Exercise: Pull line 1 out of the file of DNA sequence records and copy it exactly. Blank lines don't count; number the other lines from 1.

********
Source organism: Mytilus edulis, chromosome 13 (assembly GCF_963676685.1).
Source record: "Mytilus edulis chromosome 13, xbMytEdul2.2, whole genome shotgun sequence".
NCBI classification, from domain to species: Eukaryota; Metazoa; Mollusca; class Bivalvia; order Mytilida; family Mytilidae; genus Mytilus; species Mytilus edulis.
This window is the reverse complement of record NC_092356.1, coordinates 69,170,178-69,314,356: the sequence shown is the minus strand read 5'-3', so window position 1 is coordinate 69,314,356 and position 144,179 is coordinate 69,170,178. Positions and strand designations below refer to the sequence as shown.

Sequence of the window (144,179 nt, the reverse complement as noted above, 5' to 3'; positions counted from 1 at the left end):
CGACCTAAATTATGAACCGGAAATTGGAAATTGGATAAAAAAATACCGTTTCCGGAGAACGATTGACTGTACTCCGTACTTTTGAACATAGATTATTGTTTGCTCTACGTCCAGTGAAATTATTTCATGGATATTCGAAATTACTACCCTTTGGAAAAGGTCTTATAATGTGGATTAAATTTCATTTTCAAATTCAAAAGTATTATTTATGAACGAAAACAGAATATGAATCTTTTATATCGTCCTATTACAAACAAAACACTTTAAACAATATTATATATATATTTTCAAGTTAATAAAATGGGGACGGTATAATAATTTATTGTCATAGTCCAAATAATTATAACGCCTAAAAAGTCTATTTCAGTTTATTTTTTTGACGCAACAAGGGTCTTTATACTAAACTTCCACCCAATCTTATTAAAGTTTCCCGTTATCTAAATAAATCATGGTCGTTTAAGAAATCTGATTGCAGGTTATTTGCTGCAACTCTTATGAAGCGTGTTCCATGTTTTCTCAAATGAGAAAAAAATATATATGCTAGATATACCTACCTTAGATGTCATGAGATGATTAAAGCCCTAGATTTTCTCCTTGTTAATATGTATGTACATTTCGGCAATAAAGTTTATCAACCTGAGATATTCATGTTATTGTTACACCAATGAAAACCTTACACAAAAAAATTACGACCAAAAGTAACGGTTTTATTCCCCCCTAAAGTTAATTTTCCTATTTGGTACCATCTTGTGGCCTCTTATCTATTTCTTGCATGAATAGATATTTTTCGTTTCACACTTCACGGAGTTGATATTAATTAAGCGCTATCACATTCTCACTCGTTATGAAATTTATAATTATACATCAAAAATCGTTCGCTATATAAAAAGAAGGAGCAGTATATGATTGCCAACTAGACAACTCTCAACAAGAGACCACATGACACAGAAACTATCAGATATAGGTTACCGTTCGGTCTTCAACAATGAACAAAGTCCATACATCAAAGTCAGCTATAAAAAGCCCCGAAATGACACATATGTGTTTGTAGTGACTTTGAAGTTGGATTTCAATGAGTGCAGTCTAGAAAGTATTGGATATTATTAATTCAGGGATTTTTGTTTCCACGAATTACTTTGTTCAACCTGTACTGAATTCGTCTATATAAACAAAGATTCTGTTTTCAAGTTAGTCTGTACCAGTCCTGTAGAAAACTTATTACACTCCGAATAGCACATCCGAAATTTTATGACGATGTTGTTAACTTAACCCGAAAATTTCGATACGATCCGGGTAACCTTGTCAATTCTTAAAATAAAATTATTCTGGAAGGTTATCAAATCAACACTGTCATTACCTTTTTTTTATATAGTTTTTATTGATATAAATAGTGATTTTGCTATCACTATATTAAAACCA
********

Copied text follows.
Source organism: Mytilus edulis, chromosome 13 (assembly GCF_963676685.1).